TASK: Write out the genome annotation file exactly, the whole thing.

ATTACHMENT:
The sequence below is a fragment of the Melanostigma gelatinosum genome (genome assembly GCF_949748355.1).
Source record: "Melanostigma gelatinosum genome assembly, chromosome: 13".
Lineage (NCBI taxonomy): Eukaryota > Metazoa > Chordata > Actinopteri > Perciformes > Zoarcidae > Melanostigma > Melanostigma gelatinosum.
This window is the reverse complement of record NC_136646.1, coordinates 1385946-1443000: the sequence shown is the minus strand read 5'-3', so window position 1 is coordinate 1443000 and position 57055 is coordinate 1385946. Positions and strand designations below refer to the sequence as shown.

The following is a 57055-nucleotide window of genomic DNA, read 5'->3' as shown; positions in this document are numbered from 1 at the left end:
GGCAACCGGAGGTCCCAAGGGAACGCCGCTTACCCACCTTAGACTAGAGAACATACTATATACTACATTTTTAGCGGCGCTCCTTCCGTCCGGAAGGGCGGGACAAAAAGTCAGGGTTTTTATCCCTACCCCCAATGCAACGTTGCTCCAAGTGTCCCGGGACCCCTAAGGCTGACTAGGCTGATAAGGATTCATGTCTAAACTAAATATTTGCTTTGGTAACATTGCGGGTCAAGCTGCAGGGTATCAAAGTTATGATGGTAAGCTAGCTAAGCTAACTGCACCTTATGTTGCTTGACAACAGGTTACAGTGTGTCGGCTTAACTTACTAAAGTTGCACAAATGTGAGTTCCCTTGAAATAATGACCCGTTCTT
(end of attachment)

The sequence below is a fragment of the Melanostigma gelatinosum genome (genome assembly GCF_949748355.1).
Source record: "Melanostigma gelatinosum genome assembly, chromosome: 13".
Lineage (NCBI taxonomy): Eukaryota > Metazoa > Chordata > Actinopteri > Perciformes > Zoarcidae > Melanostigma > Melanostigma gelatinosum.
This window is the reverse complement of record NC_136646.1, coordinates 1385946-1443000: the sequence shown is the minus strand read 5'-3', so window position 1 is coordinate 1443000 and position 57055 is coordinate 1385946. Positions and strand designations below refer to the sequence as shown.

The following is a 57055-nucleotide window of genomic DNA, read 5'->3' as shown; positions in this document are numbered from 1 at the left end:
GGCAACCGGAGGTCCCAAGGGAACGCCGCTTACCCACCTTAGACTAGAGAACATACTATATACTACATTTTTAGCGGCGCTCCTTCCGTCCGGAAGGGCGGGACAAAAAGTCAGGGTTTTTATCCCTACCCCCAATGCAACGTTGCTCCAAGTGTCCCGGGACCCCTAAGGCTGACTAGGCTGATAAGGATTCATGTCTAAACTAAATATTTGCTTTGGTAACATTGCGGGTCAAGCTGCAGGGTATCAAAGTTATGATGGTAAGCTAGCTAAGCTAACTGCACCTTATGTTGCTTGACAACAGGTTACAGTGTGTCGGCTTAACTTACTAAAGTTGCACAAATGTGAGTTCCCTTGAAATAATGACCCGTTCTT